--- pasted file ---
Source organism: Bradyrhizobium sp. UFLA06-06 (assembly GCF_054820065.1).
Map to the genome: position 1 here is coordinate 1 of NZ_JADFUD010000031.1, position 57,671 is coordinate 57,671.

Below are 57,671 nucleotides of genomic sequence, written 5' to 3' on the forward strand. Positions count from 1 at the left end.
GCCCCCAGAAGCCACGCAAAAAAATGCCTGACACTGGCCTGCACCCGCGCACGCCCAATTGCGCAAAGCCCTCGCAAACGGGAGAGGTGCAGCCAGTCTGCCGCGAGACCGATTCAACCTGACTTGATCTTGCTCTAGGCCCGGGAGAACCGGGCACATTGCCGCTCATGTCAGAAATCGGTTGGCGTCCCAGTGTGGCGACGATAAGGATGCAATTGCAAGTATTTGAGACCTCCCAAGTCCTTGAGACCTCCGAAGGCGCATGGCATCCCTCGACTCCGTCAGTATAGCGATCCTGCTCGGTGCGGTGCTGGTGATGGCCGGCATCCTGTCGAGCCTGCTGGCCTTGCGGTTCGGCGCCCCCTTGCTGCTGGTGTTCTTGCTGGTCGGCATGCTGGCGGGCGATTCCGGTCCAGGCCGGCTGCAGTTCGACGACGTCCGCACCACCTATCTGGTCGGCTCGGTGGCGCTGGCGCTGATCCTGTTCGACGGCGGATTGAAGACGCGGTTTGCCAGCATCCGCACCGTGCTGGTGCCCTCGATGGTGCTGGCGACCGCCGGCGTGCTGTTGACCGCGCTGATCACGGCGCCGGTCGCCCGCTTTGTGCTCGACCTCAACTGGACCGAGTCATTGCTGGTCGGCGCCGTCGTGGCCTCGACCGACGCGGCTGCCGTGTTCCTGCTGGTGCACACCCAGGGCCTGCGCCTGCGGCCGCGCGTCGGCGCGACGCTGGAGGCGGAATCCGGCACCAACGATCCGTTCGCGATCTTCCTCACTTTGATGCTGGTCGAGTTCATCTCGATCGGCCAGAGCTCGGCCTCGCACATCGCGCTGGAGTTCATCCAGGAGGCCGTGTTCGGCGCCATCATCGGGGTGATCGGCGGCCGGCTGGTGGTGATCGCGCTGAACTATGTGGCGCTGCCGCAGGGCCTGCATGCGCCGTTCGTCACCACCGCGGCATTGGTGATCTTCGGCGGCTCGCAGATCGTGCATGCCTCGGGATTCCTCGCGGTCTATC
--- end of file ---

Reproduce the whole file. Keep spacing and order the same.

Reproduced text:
Source organism: Bradyrhizobium sp. UFLA06-06 (assembly GCF_054820065.1).
Map to the genome: position 1 here is coordinate 1 of NZ_JADFUD010000031.1, position 57,671 is coordinate 57,671.

Below are 57,671 nucleotides of genomic sequence, written 5' to 3' on the forward strand. Positions count from 1 at the left end.
GCCCCCAGAAGCCACGCAAAAAAATGCCTGACACTGGCCTGCACCCGCGCACGCCCAATTGCGCAAAGCCCTCGCAAACGGGAGAGGTGCAGCCAGTCTGCCGCGAGACCGATTCAACCTGACTTGATCTTGCTCTAGGCCCGGGAGAACCGGGCACATTGCCGCTCATGTCAGAAATCGGTTGGCGTCCCAGTGTGGCGACGATAAGGATGCAATTGCAAGTATTTGAGACCTCCCAAGTCCTTGAGACCTCCGAAGGCGCATGGCATCCCTCGACTCCGTCAGTATAGCGATCCTGCTCGGTGCGGTGCTGGTGATGGCCGGCATCCTGTCGAGCCTGCTGGCCTTGCGGTTCGGCGCCCCCTTGCTGCTGGTGTTCTTGCTGGTCGGCATGCTGGCGGGCGATTCCGGTCCAGGCCGGCTGCAGTTCGACGACGTCCGCACCACCTATCTGGTCGGCTCGGTGGCGCTGGCGCTGATCCTGTTCGACGGCGGATTGAAGACGCGGTTTGCCAGCATCCGCACCGTGCTGGTGCCCTCGATGGTGCTGGCGACCGCCGGCGTGCTGTTGACCGCGCTGATCACGGCGCCGGTCGCCCGCTTTGTGCTCGACCTCAACTGGACCGAGTCATTGCTGGTCGGCGCCGTCGTGGCCTCGACCGACGCGGCTGCCGTGTTCCTGCTGGTGCACACCCAGGGCCTGCGCCTGCGGCCGCGCGTCGGCGCGACGCTGGAGGCGGAATCCGGCACCAACGATCCGTTCGCGATCTTCCTCACTTTGATGCTGGTCGAGTTCATCTCGATCGGCCAGAGCTCGGCCTCGCACATCGCGCTGGAGTTCATCCAGGAGGCCGTGTTCGGCGCCATCATCGGGGTGATCGGCGGCCGGCTGGTGGTGATCGCGCTGAACTATGTGGCGCTGCCGCAGGGCCTGCATGCGCCGTTCGTCACCACCGCGGCATTGGTGATCTTCGGCGGCTCGCAGATCGTGCATGCCTCGGGATTCCTCGCGGTCTATC